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Durham University

Department of Mathematical Sciences

MATH3281 Topology III

Topology is a mathematical theory which explains many interesting natural phenomena: it helps to study equilibrium prices in economics, instabilities in behaviour of dynamical systems (for example, robots), chemical properties of molecules in modern molecular biology and many other important problems of science. Topological methods are used in most branches of pure and applied mathematics.

The course is an introduction to topology. We shall start by introducing the idea of an abstract topological space and studying elementary properties such as continuity, compactness and connectedness. A good deal of the course will be geometrical in flavour. We shall study closed surfaces and polyhedra, spend some time discussing winding numbers of planar curves and their applications. Orbit spaces of group actions will provide many interesting examples of topological spaces.

Elements of algebraic topology will also appear in the course. We shall study the fundamental group and the Euler characteristic and apply these invariants in order to distinguish between various spaces. We shall also discuss the concept of homotopy type; this material will be further developed in the course "Algebraic Topology IV".

Outline of Course

Aim: To provide a balanced introduction to point set, geometric and algebraic topology, with particular emphasis on surfaces.

Term 1

  • Topological spaces and continuous functions: Topological spaces, limit points, continuous maps, homeomorphisms, compactness, product topology, connectedness, path-connected spaces, quotient topology, graphs and surfaces.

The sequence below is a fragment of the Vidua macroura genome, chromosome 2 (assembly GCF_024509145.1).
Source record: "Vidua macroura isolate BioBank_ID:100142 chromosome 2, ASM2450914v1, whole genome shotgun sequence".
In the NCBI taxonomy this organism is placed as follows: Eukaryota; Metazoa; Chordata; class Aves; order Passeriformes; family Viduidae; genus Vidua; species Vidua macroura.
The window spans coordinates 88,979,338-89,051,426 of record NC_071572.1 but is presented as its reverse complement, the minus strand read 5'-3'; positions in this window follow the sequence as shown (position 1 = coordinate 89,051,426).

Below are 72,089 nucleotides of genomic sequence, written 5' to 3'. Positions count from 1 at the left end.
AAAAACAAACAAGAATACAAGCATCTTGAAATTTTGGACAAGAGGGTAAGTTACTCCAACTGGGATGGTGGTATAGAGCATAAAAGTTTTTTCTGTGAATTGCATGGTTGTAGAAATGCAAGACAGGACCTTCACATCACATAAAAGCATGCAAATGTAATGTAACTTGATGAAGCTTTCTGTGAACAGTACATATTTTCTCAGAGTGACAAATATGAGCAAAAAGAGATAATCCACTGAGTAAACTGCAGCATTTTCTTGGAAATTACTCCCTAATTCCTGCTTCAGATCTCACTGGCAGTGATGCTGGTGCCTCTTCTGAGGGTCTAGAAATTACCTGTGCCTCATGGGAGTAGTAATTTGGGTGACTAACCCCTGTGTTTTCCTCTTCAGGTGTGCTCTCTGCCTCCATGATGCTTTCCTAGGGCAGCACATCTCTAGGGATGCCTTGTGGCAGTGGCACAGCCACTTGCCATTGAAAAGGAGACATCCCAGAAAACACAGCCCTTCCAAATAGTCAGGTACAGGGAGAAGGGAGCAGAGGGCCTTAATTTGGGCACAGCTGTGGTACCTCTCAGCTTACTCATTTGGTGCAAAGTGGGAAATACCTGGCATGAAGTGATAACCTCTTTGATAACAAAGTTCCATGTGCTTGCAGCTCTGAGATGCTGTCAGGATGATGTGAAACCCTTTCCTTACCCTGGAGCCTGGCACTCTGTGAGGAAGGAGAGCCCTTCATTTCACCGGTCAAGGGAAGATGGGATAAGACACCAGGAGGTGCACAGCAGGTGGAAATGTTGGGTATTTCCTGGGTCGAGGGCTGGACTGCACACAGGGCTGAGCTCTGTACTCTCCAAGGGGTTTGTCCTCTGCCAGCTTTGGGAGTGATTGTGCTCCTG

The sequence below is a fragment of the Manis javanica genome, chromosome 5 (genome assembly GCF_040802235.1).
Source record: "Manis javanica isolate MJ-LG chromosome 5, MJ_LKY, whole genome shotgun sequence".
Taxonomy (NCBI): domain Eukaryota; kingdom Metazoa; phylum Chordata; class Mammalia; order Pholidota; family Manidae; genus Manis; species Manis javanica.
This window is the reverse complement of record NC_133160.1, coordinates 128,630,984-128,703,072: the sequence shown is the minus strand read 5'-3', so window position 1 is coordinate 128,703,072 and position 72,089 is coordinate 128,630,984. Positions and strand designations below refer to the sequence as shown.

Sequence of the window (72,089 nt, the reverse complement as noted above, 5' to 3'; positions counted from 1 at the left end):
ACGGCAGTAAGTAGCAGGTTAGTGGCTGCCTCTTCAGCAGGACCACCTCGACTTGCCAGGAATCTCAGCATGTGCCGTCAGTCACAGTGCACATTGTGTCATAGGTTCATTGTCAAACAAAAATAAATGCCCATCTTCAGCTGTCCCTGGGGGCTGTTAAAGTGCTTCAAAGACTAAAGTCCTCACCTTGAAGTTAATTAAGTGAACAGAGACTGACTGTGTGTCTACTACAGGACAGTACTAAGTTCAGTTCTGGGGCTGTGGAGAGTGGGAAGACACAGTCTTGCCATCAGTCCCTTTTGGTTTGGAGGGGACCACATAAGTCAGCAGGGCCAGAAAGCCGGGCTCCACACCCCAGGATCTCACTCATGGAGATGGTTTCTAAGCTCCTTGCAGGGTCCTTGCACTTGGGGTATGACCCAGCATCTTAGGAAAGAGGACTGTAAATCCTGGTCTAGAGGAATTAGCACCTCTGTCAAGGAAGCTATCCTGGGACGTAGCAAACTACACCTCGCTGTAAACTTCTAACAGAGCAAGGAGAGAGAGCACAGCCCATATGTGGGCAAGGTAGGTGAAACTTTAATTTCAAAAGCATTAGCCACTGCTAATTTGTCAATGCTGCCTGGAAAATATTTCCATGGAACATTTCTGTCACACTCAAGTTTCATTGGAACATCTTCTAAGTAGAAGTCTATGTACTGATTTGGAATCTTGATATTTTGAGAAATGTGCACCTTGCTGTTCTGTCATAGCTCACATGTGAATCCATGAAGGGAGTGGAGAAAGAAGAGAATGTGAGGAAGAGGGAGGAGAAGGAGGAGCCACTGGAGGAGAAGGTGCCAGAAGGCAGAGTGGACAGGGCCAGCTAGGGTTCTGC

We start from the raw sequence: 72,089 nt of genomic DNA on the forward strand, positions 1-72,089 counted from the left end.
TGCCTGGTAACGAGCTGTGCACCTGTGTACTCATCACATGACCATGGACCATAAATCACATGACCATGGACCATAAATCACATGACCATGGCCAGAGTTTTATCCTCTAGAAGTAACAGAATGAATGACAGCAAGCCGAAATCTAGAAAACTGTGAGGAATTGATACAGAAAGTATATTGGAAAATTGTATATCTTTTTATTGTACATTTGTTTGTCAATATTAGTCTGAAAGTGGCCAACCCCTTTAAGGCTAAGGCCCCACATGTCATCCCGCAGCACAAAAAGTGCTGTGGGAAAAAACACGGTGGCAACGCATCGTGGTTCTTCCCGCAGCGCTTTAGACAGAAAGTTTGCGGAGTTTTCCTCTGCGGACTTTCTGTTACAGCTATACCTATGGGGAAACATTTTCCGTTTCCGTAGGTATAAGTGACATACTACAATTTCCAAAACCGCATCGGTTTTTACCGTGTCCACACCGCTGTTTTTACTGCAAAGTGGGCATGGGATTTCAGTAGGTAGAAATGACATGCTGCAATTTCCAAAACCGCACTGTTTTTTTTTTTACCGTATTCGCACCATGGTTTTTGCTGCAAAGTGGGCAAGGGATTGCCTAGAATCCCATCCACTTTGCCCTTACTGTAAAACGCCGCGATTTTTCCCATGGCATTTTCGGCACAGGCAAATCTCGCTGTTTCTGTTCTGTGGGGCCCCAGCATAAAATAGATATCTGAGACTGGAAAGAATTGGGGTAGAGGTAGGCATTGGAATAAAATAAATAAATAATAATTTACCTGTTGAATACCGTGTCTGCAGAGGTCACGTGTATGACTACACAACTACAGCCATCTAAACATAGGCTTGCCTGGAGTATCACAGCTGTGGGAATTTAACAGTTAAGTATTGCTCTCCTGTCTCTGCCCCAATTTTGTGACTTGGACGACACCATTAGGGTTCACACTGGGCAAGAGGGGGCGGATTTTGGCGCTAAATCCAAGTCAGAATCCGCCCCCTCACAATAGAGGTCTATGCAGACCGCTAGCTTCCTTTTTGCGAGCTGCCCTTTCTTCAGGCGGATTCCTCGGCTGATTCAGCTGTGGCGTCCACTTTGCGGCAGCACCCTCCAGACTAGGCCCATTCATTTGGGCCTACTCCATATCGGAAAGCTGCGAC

• Topological groups and group actions: Orthogonal groups, connected components of O(n), the concept of orientation, topological groups, quaternions, group actions, orbit spaces, projective spaces, lens spaces.

Term 2

  • Basic examples of spaces in low dimensions. Orientable and non-orientable surfaces. Connected sums of surfaces. Polyhedra, triangulations of topological spaces, the Euler characteristic, properties of the Euler characteristic. The topological classification of compact surfaces.
  • Basic concepts of homotopy theory: The winding number of loops and applications. Homotopic maps and homotopy equivalence of spaces. Classification of graphs up to homotopy. The fundamental group. Van Kampen’s theorem.


For details of prerequisites, corequisites, excluded combinations, teaching methods, and assessment details, please see the Faculty Handbook.

Reading List

Please see the Library Catalogue for the MATH3281 reading list.

Examination Information

For information about use of calculators and dictionaries in exams please see the Examination Information page in the Degree Programme Handbook.